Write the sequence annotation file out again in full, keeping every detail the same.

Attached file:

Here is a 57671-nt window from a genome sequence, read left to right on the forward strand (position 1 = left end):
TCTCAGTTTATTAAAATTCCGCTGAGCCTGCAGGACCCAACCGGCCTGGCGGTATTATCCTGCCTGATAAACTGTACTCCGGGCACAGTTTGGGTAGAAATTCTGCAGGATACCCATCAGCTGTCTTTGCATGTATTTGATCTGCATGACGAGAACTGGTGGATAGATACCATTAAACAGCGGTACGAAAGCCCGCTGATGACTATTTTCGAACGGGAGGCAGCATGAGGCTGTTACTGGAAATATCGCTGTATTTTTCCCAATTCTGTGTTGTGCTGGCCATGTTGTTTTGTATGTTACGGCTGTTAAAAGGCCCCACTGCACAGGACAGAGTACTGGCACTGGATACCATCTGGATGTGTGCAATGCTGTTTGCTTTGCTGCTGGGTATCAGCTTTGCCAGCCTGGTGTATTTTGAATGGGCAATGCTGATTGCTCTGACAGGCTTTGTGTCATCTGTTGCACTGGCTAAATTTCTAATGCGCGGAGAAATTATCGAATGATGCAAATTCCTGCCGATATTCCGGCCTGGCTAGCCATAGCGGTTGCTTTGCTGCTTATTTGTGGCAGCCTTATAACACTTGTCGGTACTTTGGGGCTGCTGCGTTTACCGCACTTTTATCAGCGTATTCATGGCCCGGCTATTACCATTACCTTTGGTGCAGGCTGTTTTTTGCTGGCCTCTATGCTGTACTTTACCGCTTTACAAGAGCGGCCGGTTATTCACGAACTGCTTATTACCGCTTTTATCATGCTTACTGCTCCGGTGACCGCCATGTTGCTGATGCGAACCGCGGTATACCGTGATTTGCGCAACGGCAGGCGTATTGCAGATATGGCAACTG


Here is a 57671-nt window from a genome sequence, read left to right on the forward strand (position 1 = left end):
TCTCAGTTTATTAAAATTCCGCTGAGCCTGCAGGACCCAACCGGCCTGGCGGTATTATCCTGCCTGATAAACTGTACTCCGGGCACAGTTTGGGTAGAAATTCTGCAGGATACCCATCAGCTGTCTTTGCATGTATTTGATCTGCATGACGAGAACTGGTGGATAGATACCATTAAACAGCGGTACGAAAGCCCGCTGATGACTATTTTCGAACGGGAGGCAGCATGAGGCTGTTACTGGAAATATCGCTGTATTTTTCCCAATTCTGTGTTGTGCTGGCCATGTTGTTTTGTATGTTACGGCTGTTAAAAGGCCCCACTGCACAGGACAGAGTACTGGCACTGGATACCATCTGGATGTGTGCAATGCTGTTTGCTTTGCTGCTGGGTATCAGCTTTGCCAGCCTGGTGTATTTTGAATGGGCAATGCTGATTGCTCTGACAGGCTTTGTGTCATCTGTTGCACTGGCTAAATTTCTAATGCGCGGAGAAATTATCGAATGATGCAAATTCCTGCCGATATTCCGGCCTGGCTAGCCATAGCGGTTGCTTTGCTGCTTATTTGTGGCAGCCTTATAACACTTGTCGGTACTTTGGGGCTGCTGCGTTTACCGCACTTTTATCAGCGTATTCATGGCCCGGCTATTACCATTACCTTTGGTGCAGGCTGTTTTTTGCTGGCCTCTATGCTGTACTTTACCGCTTTACAAGAGCGGCCGGTTATTCACGAACTGCTTATTACCGCTTTTATCATGCTTACTGCTCCGGTGACCGCCATGTTGCTGATGCGAACCGCGGTATACCGTGATTTGCGCAACGGCAGGCGTATTGCAGATATGGCAACTG